Katrina has inspired talk of why such destruction occurs. Where is God? Why would God allow such suffering? Why do bad things happen to good people? Is Katrina a sign of the end times? With New Orleans, a city known for drinking, debauchery and licentiousness, there is an added factor. Some suggest that the city’s sins caused the storm to ravage it. These questions will play out in the conversations of storm victims, relief workers, donors to relief efforts, clergy and political leaders in the days to come, revealing much about the foundations of people’s beliefs.

Obviously, I think the middle section of that note is spot on. But check out the rest of the list. Some of this stuff is really strong — the power of prayer, homelessness, charity, race, class, technology, hope, burials, voodoo. And can the historic churches and cemeteries be saved?

Try to imagine what a journalist would run into researching a feature on how different faiths will view funerals and burials under these circumstances. Is there a Roman Catholic rite for the re-burial of a body?

And voodoo. What happens if you let New Orleans be New Orleans?

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Watching Katrina with Sen. Moynihan

1101670728 400At the moment, it’s hard to pick up any section of any newspaper and read any story without thinking about what is happening on the Gulf Coast. And, for me, it’s impossible to think about New Orleans without thinking about Daniel Patrick Moynihan and then the following reality, as described in the classic five-part New Orleans Times-Picayune series titled “Washing Away.” (To see the whole package from 2002, click here.)

The risk of dying is so high that trying to ride out a storm is foolish, emergency managers say. Yet for various reasons, many people do not leave. In New Orleans, many residents don’t own cars. Some are unaware of the danger. Some think they can judge it for themselves. About 44 percent of Orleans residents and 52 percent of Jefferson residents evacuated during Georges, according to a University of New Orleans survey. A separate Jefferson Parish study estimated that 60 percent of residents left the parish.

“I don’t have a question about the fact that a lot of people are not going to leave, not just the 100,000 who don’t have private transportation,” said Terry Tullier, acting director of New Orleans’ Office of Emergency Preparedness. “We think we’re going to do our people a terrible disservice if we don’t tell them the truth. And the truth is that when it happens, a lot of people are going to die.”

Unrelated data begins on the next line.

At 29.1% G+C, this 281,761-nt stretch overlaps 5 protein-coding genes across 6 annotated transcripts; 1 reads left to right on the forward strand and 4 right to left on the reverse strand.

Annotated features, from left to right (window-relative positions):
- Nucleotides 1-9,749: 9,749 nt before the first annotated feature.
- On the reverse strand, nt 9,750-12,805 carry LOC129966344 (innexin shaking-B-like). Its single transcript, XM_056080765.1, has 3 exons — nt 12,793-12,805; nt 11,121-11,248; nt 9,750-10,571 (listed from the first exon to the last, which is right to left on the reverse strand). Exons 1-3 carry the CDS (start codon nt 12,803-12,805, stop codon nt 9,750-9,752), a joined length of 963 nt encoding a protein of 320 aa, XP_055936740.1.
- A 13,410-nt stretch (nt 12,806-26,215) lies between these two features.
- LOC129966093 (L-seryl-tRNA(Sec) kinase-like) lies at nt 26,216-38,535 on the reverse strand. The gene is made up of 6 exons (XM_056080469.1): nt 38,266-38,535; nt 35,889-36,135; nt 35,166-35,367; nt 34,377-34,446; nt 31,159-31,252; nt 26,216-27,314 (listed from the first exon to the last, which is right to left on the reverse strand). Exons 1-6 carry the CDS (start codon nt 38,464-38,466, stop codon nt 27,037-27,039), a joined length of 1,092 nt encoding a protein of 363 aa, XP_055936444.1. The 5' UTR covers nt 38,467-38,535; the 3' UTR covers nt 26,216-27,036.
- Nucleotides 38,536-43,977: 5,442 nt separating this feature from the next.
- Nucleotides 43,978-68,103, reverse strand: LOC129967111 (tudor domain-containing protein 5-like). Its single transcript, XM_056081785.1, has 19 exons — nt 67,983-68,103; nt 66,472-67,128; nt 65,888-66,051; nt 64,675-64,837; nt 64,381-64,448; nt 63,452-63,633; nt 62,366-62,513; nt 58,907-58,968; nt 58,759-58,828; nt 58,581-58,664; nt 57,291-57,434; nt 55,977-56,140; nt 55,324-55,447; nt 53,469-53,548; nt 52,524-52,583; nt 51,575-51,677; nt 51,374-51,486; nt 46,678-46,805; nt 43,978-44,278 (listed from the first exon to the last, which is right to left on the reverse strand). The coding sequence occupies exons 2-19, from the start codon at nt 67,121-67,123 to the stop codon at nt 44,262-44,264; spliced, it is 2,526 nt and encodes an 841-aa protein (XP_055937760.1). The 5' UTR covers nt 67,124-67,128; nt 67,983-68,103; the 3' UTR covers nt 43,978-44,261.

So who was left behind and why? What are the factors — human, political, moral, economic, educational — that helped produce the anarchy that the nation is watching unfold in our media? As Jack Shafer noted at Slate, this leads to the topics that everyone has been afraid to talk about up until the past day or sorace and class.

But the minute journalists open up that topic, they will be led right into another hurricane — the “culture wars”-related clashes about what did or did not happen to urban America in the 1960s and who is and who is not to blame for it. And it is impossible to sink into that riptide without being distracted from the real and urgent issues of justice and peace — yes, literally peace — that must be addressed right now by government officials at the local, state and national levels.

Do you arrest and/or shoot people seeking bread and water?

Do you arrest and/or shoot people trying to hijack a boat to escape?

Do you arrest and/or shoot people trying to steal guns and alcohol? Looting the homes of their innocent neighbors or of those in richer parts of town? Looting historic sites? Art collections? Churches?

What if all of the people you have to arrest and/or shoot are just as poor and distressed as the people who are simply seeking food and water?

And what happens when some different form of disaster takes place in some other American city that is built on top of the same fault line between rich and poor, black and white?

With that in mind, let’s jump back to Baltimore, another historic city with elite water views and poor neighborhoods nearby. I was thinking about all of this as I read a column in my local newspaper, which is the Baltimore Sun. I live in a largely blue-collar part of town in which one cannot purchase the local sign of prestige and power — a daily subscription to The Washington Post. The headline on Michael Olesker’s column was blunt: “As Baltimore builds itself up, the poor sink lower down.” I imagine that journalists wrote similar columns in New Orleans during the past few decades.

The themes are familiar. Parts of town are in fine shape and other parts are on the rise, while one out of four city residents live in poverty. In the city, the population is about 65 percent African-American. Down on the water, the prices of townhouses are soaring (you can catch the train to Washington, D.C.). Elsewhere, you can get abandoned townhouses for a song or much less. Olesker writes:

In Baltimore’s waterfront neighborhoods, the sound of rehabbing fills the air. Downtown construction — including residential units — is booming. With so much money coming in, it points out ever more starkly the dismal overall poverty figures. It says poor people are losing ground. It also points out the changes, in the last several decades, in the exodus to suburbia. Middle-class blacks joined fleeing whites, leaving behind an economic underclass that now wonders: With city housing prices rising so sharply, where will poor people find a place to live?

But something is missing. There is some other X-factor in this scene, one that that late, great Democrat named Moynihan wrote about so long ago in a Department of Labor report that could have been called “It Takes A Family.” (Click here for a City Journal refresher on this hot-button topic.)

Here is the end of Olesker’s haunting column. Read this and then ask if he should not have asked one more question and then included one more statistic: What is the difference in income between intact African-American families in the Baltimore area, families that include a father and a mother, and families in which there is no father living in the home? Is race the only issue?